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Remnants of Cancer: The Effects of Cancer on a Family
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Graciousness in Cancer
July 22, 2016 – Martha Carlson

Four Tips For Living With Cancer Anxiety

Cancer anxiety has come close to taking me down, but I've learned how to put it back in its place and keep it there.
PUBLISHED July 09, 2016
Martha lives in Illinois and was diagnosed with metastatic breast cancer in January 2015. She has a husband and three children, ranging in age from 12 to 18, a dog and a lizard.
I seem to dwell on the subject of anxiety. I find myself easily falling into a state of anxiety when certain tests, like three-month check-in CT scans, must be done and shared with me. Lately it has also caused problems when I need an IV placed. Anxiety, for me, is very different from garden-variety nervousness. If I’m not paying attention, anxiety has the power to knock me down and keep me down.

In my life and with my diagnosis of metastatic breast cancer, anxiety is one of those emotions that is inevitable. It’s not a matter of beating or “getting rid of” anxiety. I know I have to learn how to live with it, preferably in peace and with acceptance.

Over the past 18 months, I’ve had lots of practice in finding ways to allow myself to acknowledge anxiety while not letting it take me down. Here’s what I’ve learned:

Don’t deny it. Anxiety has a sneaky way of taking over my life. Maybe you’ve felt it too? Like all emotions, though, it doesn’t serve you well to deny it or hide it from yourself or others. I’ve found that if I simply say, “I’m feeling really anxious today” to the nurse holding that IV tubing or to a friend who asks how things are going, I immediately feel better. Not less anxious necessarily, but just naming the emotion helps. Naming it, out loud, can provide a reason for the racing heart or the physical tightness that occurs when anxiety is attempting a takeover. It won’t make it go away, but it lets me see this is not a new feeling and that I know what it is and I know how to handle it.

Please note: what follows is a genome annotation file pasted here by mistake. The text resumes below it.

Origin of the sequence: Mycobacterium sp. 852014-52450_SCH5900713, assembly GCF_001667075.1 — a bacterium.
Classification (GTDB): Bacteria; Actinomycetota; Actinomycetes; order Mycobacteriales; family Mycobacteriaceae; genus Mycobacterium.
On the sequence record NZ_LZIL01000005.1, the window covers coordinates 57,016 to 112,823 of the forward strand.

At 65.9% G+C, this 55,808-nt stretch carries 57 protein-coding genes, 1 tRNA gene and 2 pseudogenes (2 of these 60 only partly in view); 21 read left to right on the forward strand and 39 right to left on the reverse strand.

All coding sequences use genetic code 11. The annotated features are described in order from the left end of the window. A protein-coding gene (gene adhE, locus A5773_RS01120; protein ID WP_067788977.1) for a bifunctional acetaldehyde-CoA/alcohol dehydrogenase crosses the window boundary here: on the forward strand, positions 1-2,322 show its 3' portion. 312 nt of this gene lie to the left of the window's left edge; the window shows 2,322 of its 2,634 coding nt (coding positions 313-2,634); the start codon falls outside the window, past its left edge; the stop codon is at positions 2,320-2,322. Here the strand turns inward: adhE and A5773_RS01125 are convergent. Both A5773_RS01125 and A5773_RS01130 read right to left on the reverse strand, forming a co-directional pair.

Get physical. It’s no big secret that exercise can make you feel better (and experts think it might also specifically help with cancer treatments), but for me it is a mental health requirement. Getting my heart rate up for 30 minutes every day is a surefire way to control my anxiety about treatments. Because it releases a slew of feel-good hormones, exercise helps control the negative emotions that come along with any serious health diagnosis. When I was unable to exercise for two months because of radiation pain and a too-full calendar, anxiety quickly took over at every health-related appointment. It took someone else, who knew I was losing in my efforts to live with cancer anxiety, to point out that I hadn’t been exercising and maybe slowly returning to that would make a difference.

Choose mindfulness. Those who know me, know I’m not big on the metaphysical. But people change. There’s a meditation practice called the body scan that I find particularly helpful in calming myself when I feel anxiety coming on. It is simply a method of slowly examining and acknowledging—without judgment—every part of your body. It can take as little as three minutes, so I find it useful when waiting for a test or when the nurses have a hard time placing an IV. In my case, it’s easiest to use the body scan technique when I listen to someone directing me, so I’ve found several videos on YouTube that I can get to from my phone. I keep a set of small headphones in my purse so I can listen in private if I am in the hospital.

Combine the physical with the metaphysical. I’ve become a firm practitioner of an Eastern exercise called qi gong, which is similar to the better-known tai chi. It doesn’t get my heart going like the treadmill does, but the combination of specific movements with the mental focus on specific body parts is oddly comforting and relaxing. Qi gong is where I’ve learned that it is okay to feel something strongly but do nothing about it other than acknowledge it, which is exactly the secret when faced with cancer anxiety. I’ve found that just making one or two of the movements, along with the slower breathing, while waiting for the oncologist can help me find more calm.

I know that living with cancer anxiety is an ongoing experience. What works for me now may not work in six months and, with luck, I’ll find something that does work. In the meantime, I’ll get on my treadmill and practice what I preach.
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